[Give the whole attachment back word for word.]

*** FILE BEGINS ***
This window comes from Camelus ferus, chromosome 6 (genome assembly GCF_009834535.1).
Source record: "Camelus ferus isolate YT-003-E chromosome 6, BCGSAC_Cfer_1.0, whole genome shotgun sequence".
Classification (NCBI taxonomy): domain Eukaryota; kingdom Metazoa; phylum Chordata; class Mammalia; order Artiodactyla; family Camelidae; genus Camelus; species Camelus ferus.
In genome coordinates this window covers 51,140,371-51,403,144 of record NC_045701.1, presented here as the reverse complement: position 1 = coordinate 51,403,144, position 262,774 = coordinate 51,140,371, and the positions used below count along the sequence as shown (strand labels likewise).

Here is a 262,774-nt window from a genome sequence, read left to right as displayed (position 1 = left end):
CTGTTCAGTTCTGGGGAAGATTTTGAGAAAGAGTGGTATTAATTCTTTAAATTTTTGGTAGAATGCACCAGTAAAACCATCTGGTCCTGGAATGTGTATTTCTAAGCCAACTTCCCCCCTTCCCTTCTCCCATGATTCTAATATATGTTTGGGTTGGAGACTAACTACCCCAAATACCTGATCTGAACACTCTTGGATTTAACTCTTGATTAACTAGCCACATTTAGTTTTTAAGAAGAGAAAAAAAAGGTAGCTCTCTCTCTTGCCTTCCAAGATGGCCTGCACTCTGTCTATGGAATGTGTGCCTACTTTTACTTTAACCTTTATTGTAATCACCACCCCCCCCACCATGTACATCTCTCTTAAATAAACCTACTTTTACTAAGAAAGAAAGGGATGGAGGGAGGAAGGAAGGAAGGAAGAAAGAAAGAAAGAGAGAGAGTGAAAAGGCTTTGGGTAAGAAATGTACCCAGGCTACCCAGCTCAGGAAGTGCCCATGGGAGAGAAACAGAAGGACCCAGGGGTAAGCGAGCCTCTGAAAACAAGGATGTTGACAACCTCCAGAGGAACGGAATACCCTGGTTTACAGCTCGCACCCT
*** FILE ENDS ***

This window comes from Camelus ferus, chromosome 6 (genome assembly GCF_009834535.1).
Source record: "Camelus ferus isolate YT-003-E chromosome 6, BCGSAC_Cfer_1.0, whole genome shotgun sequence".
Classification (NCBI taxonomy): domain Eukaryota; kingdom Metazoa; phylum Chordata; class Mammalia; order Artiodactyla; family Camelidae; genus Camelus; species Camelus ferus.
In genome coordinates this window covers 51,140,371-51,403,144 of record NC_045701.1, presented here as the reverse complement: position 1 = coordinate 51,403,144, position 262,774 = coordinate 51,140,371, and the positions used below count along the sequence as shown (strand labels likewise).

Here is a 262,774-nt window from a genome sequence, read left to right as displayed (position 1 = left end):
CTGTTCAGTTCTGGGGAAGATTTTGAGAAAGAGTGGTATTAATTCTTTAAATTTTTGGTAGAATGCACCAGTAAAACCATCTGGTCCTGGAATGTGTATTTCTAAGCCAACTTCCCCCCTTCCCTTCTCCCATGATTCTAATATATGTTTGGGTTGGAGACTAACTACCCCAAATACCTGATCTGAACACTCTTGGATTTAACTCTTGATTAACTAGCCACATTTAGTTTTTAAGAAGAGAAAAAAAAGGTAGCTCTCTCTCTTGCCTTCCAAGATGGCCTGCACTCTGTCTATGGAATGTGTGCCTACTTTTACTTTAACCTTTATTGTAATCACCACCCCCCCCACCATGTACATCTCTCTTAAATAAACCTACTTTTACTAAGAAAGAAAGGGATGGAGGGAGGAAGGAAGGAAGGAAGAAAGAAAGAAAGAGAGAGAGTGAAAAGGCTTTGGGTAAGAAATGTACCCAGGCTACCCAGCTCAGGAAGTGCCCATGGGAGAGAAACAGAAGGACCCAGGGGTAAGCGAGCCTCTGAAAACAAGGATGTTGACAACCTCCAGAGGAACGGAATACCCTGGTTTACAGCTCGCACCCT